But sometimes getting in the way makes the whole arrangement sound more interesting to the audience. Is the only goal of the rhythm section make the job of the soloist easier or is it to elevate the performance for the audience? Of course it's tempting to say that, "both, because they are the same things" but is it? May be sometimes the soloist just have to concentrate more and plow through adventurous comping.

    PS. Joe Pass is using the middle position of the pickup selector. I really like that position on my ES 175 as well.

  12. #61

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    I enjoyed Pisano’s comping here, uber supportive. I have to confess I don’t know his playing, so will check out more stuff.

    I sometimes play with people who get in the way. Reflecting on it, I wonder if it’s good that I have to go away from my usual situation and play in a different way and might end up sounding more interesting even as I find it a bit annoying.

  13. #62

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    Quote Originally Posted by christianm77
    I enjoyed Pisano’s comping here, uber supportive. I have to confess I don’t know his playing, so will check out more stuff.

    I sometimes play with people who get in the way. Reflecting on it, I wonder if it’s good that I have to go away from my usual situation and play in a different way and might end up sounding more interesting even as I find it a bit annoying.
    John Pisano is second guitarist on the Joe Pass album, For Django and that definitely deserves being placed on the list of 'jazz recordings with masterful comping'.

    There's a pretty fine line sometimes between 'reactive' and 'proactive' comping. I suppose it's like any conversation - go with the flow and occasionally drop in new ideas/thoughts to keep the ball rolling. Some personalities are suited to the role. For instance, one of the most selfless guys I've met and had the pleasure to play with on the scene is Los Angeles guitarist, Larry Koonse. It's no surprise that Larry (who also has impeccable technique) is on countless albums accompanying singers.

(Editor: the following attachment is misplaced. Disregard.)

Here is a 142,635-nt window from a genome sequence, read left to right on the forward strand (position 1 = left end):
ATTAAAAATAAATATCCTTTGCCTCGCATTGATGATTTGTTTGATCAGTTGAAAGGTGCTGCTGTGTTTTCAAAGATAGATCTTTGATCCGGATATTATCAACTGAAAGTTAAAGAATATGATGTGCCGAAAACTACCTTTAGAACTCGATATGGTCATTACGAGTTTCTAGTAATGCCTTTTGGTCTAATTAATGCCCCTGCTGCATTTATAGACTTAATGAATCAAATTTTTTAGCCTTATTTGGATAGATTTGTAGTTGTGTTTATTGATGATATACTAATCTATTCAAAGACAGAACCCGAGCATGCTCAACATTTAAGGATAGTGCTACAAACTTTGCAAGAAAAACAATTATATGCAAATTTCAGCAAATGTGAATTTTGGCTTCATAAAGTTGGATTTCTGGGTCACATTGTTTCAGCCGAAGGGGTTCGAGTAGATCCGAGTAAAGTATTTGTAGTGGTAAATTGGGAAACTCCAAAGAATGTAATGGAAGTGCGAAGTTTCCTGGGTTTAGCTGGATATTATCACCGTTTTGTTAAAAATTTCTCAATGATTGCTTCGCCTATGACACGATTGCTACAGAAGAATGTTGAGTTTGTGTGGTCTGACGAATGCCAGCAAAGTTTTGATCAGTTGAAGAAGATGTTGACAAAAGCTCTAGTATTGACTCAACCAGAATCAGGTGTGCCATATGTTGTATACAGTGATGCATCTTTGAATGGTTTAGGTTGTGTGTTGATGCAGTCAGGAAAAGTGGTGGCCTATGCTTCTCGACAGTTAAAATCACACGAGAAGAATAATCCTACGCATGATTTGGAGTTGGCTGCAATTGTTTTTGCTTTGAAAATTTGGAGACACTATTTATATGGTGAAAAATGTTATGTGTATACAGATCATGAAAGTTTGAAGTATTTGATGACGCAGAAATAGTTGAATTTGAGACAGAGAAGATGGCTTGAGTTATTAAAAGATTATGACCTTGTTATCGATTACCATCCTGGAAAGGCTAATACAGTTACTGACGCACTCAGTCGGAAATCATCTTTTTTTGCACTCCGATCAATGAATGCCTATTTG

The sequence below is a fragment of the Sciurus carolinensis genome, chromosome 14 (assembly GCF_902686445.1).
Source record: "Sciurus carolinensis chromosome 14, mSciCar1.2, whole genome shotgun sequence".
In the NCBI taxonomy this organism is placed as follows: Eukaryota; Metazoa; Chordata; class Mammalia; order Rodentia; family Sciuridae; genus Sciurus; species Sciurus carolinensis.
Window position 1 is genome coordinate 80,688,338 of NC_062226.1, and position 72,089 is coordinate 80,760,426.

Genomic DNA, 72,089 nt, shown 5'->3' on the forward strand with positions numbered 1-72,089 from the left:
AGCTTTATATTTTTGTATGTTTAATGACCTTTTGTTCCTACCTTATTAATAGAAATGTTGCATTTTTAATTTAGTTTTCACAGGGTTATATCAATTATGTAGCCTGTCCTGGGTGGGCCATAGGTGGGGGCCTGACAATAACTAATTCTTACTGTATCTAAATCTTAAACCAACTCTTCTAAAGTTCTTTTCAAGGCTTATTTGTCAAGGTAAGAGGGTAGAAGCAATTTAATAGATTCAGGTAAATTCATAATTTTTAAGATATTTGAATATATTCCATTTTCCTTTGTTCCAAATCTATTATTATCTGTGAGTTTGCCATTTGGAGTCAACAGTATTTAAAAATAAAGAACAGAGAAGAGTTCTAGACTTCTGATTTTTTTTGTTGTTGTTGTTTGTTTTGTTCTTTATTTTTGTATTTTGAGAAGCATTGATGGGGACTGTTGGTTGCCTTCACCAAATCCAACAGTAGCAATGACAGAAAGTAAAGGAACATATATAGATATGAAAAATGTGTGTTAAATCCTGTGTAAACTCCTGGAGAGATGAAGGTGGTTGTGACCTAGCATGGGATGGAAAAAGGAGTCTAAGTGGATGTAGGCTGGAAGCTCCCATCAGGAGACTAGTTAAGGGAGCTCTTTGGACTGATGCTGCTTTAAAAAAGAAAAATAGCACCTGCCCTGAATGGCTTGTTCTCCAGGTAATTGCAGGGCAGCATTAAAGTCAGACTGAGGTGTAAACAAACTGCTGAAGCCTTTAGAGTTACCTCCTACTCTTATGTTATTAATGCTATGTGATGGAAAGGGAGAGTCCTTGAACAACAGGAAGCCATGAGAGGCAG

14. #63

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    Here's a vid of gig... I was subbing on, the mandolin player is a friend. They're a memorize approach band, obviously that's not my approach, but I have fun in any setting...

  15. #64

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    Yea... better examples of comping. personally as much as I love Peter's playing...his comping is... ? not his thing
    Well.. for me it is really HIS thing...

    I really like the way he does it... of course I like your vid and example with Joe Pisano too

    But what Peter does responds to my time feel in general... I always had a bit loose and probably for someone 'muddy' time feel... I like when it is on the edge of being lost.

    I am not pro of course and do not play a lot with others so I do not feel competent as you are from player's point of view...

    But as a listner I really enjoy Petre's comping and interacting with soloist.. I enjoy it asa musical result of... how it all procedes musically

    It is probably even the most important thing about it

  16. #65

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    Hehe I thought Reg was trolling.

  17. #66